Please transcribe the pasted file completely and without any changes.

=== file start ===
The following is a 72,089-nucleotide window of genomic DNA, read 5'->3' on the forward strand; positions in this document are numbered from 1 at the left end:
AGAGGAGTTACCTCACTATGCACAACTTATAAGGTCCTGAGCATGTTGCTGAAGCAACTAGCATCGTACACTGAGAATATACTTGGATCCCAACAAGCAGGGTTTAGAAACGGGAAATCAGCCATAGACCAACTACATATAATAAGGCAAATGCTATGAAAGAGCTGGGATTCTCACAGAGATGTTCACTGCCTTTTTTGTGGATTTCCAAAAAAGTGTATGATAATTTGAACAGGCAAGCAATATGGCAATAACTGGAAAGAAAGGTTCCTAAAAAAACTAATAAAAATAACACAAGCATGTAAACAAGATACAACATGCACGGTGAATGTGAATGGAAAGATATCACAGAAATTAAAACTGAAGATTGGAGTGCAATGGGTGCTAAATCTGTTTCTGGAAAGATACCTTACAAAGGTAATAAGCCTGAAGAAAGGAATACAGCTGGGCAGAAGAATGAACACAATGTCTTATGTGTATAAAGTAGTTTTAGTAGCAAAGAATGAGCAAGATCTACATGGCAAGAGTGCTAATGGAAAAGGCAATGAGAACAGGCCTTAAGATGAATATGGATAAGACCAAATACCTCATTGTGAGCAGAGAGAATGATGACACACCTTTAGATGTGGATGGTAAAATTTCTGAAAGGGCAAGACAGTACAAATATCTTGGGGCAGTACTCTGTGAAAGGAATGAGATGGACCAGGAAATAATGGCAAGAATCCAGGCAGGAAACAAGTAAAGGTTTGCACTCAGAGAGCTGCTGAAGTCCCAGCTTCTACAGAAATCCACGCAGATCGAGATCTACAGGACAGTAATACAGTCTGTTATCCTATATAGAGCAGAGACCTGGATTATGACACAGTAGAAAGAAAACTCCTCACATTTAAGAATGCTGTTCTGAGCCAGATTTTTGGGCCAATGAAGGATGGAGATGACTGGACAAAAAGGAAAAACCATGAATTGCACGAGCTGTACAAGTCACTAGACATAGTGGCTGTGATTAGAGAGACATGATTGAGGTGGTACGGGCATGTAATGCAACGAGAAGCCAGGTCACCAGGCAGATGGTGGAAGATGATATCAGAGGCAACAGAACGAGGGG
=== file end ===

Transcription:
The following is a 72,089-nucleotide window of genomic DNA, read 5'->3' on the forward strand; positions in this document are numbered from 1 at the left end:
AGAGGAGTTACCTCACTATGCACAACTTATAAGGTCCTGAGCATGTTGCTGAAGCAACTAGCATCGTACACTGAGAATATACTTGGATCCCAACAAGCAGGGTTTAGAAACGGGAAATCAGCCATAGACCAACTACATATAATAAGGCAAATGCTATGAAAGAGCTGGGATTCTCACAGAGATGTTCACTGCCTTTTTTGTGGATTTCCAAAAAAGTGTATGATAATTTGAACAGGCAAGCAATATGGCAATAACTGGAAAGAAAGGTTCCTAAAAAAACTAATAAAAATAACACAAGCATGTAAACAAGATACAACATGCACGGTGAATGTGAATGGAAAGATATCACAGAAATTAAAACTGAAGATTGGAGTGCAATGGGTGCTAAATCTGTTTCTGGAAAGATACCTTACAAAGGTAATAAGCCTGAAGAAAGGAATACAGCTGGGCAGAAGAATGAACACAATGTCTTATGTGTATAAAGTAGTTTTAGTAGCAAAGAATGAGCAAGATCTACATGGCAAGAGTGCTAATGGAAAAGGCAATGAGAACAGGCCTTAAGATGAATATGGATAAGACCAAATACCTCATTGTGAGCAGAGAGAATGATGACACACCTTTAGATGTGGATGGTAAAATTTCTGAAAGGGCAAGACAGTACAAATATCTTGGGGCAGTACTCTGTGAAAGGAATGAGATGGACCAGGAAATAATGGCAAGAATCCAGGCAGGAAACAAGTAAAGGTTTGCACTCAGAGAGCTGCTGAAGTCCCAGCTTCTACAGAAATCCACGCAGATCGAGATCTACAGGACAGTAATACAGTCTGTTATCCTATATAGAGCAGAGACCTGGATTATGACACAGTAGAAAGAAAACTCCTCACATTTAAGAATGCTGTTCTGAGCCAGATTTTTGGGCCAATGAAGGATGGAGATGACTGGACAAAAAGGAAAAACCATGAATTGCACGAGCTGTACAAGTCACTAGACATAGTGGCTGTGATTAGAGAGACATGATTGAGGTGGTACGGGCATGTAATGCAACGAGAAGCCAGGTCACCAGGCAGATGGTGGAAGATGATATCAGAGGCAACAGAACGAGGGG